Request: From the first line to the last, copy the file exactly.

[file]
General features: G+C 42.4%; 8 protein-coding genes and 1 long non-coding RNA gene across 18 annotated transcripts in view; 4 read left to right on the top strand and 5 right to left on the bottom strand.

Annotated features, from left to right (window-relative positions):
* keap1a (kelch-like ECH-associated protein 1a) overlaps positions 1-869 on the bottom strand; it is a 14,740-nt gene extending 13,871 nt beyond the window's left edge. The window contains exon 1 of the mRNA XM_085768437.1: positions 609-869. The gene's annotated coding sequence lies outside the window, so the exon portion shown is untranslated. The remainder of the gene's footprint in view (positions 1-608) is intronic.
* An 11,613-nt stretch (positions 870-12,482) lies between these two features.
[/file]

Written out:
General features: G+C 42.4%; 8 protein-coding genes and 1 long non-coding RNA gene across 18 annotated transcripts in view; 4 read left to right on the top strand and 5 right to left on the bottom strand.

Annotated features, from left to right (window-relative positions):
* keap1a (kelch-like ECH-associated protein 1a) overlaps positions 1-869 on the bottom strand; it is a 14,740-nt gene extending 13,871 nt beyond the window's left edge. The window contains exon 1 of the mRNA XM_085768437.1: positions 609-869. The gene's annotated coding sequence lies outside the window, so the exon portion shown is untranslated. The remainder of the gene's footprint in view (positions 1-608) is intronic.
* An 11,613-nt stretch (positions 870-12,482) lies between these two features.